I agree, too. Build a good foundation with a variety of recipes. After a while, it will be apparent what you like/excel in. It takes time, so be patient and enjoy the process.
"As a girl I had zero interest in the stove." - Julia Child
This is real inspiration. Look what Julia became!
Katie H is offline   Reply With Quote
Old 11-11-2008, 10:10 PM   #5
Executive Chef
Join Date: Apr 2008
Location: Collier County, Fl.
Posts: 4,198
I agree. Diversify, along with your palette. Life would get pretty boring eating just one thing all the time. And in a pinch, you would know the ground rules to make something of anything.
quicksilver is offline   Reply With Quote
Old 11-11-2008, 10:38 PM   #6
Sous Chef
RobsanX's Avatar
Join Date: Nov 2008
Location: Wisconsin, USA
Posts: 526
Originally Posted by quicksilver View Post
I agree. Diversify, along with your palette. Life would get pretty boring eating just one thing all the time. And in a pinch, you would know the ground rules to make something of anything.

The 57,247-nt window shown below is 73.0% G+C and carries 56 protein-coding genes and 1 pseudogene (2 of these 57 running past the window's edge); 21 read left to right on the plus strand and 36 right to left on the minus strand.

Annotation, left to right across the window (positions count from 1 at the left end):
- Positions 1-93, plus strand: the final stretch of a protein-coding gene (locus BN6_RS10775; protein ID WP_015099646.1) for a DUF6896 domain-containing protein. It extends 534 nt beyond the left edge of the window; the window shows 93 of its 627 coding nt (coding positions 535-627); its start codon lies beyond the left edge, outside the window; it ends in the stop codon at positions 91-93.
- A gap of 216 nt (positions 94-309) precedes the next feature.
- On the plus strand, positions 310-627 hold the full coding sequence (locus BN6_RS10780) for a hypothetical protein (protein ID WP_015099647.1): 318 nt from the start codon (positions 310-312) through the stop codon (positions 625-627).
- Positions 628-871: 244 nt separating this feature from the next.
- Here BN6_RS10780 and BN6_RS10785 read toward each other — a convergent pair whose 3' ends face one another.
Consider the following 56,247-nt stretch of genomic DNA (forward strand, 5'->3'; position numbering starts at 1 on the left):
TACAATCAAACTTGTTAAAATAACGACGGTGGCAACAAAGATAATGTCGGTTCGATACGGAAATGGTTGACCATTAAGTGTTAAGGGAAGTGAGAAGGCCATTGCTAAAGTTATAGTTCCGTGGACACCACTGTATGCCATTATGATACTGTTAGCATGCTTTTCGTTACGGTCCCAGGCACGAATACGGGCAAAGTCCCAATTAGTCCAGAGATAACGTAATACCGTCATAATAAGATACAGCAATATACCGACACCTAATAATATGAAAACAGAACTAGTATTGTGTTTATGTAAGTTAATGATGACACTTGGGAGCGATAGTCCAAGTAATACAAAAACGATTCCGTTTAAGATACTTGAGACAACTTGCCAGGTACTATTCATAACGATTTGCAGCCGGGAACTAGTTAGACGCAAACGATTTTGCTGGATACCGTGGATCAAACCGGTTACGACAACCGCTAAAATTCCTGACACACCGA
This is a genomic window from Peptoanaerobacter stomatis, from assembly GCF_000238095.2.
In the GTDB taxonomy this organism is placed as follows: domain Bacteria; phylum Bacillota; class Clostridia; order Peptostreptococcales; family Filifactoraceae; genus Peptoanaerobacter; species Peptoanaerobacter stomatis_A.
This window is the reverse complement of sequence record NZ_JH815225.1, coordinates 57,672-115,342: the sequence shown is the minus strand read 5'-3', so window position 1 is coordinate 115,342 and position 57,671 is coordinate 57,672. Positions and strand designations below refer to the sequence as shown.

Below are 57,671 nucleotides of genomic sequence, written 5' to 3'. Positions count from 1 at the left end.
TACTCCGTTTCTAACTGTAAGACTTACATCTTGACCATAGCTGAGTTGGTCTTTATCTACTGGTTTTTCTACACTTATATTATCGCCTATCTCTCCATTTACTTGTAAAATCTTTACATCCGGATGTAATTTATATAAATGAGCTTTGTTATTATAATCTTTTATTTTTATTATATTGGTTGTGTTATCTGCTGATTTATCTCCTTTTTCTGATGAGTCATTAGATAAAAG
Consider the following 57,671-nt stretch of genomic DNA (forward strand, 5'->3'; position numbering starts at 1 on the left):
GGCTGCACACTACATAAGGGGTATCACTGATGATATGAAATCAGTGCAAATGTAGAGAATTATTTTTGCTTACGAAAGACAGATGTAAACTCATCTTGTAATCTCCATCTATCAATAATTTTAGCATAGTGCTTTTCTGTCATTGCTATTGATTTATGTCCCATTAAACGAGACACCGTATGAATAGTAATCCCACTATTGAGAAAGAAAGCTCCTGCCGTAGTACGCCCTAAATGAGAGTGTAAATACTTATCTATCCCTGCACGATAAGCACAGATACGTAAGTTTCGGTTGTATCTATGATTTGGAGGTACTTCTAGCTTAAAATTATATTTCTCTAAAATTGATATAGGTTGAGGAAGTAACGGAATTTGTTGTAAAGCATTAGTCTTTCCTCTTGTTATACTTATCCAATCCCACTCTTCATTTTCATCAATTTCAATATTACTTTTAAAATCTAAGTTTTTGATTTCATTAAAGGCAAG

I completely agree with having the ground rules of cooking down. Learning how different ingredients interact with one another is an essential step in moving from "I can follow a recipe pretty well..." to "I know how to COOK!"

You can easily mix it up though. Take butter and flour for instance. Put equal amounts in a pan, start heating them, and you have a roux. From there the possibilities are endless. Whisk in some chicken stock for a white sauce, fish stock for a fish sauce, milk for a bechamel, cook the roux longer for brown sauce, etc.

If you like fish then learn 3 or 4 different ways to make your fish. Even if you are using the same kind of fish, different cooking techniques will give you different flavors. You can reinforce the basics and keep your palette satisfied at the same time.
RobsanX is offline   Reply With Quote
Old 11-11-2008, 10:59 PM   #7
Head Chef
Join Date: Jul 2007
Location: Des Moines Iowa
Posts: 1,214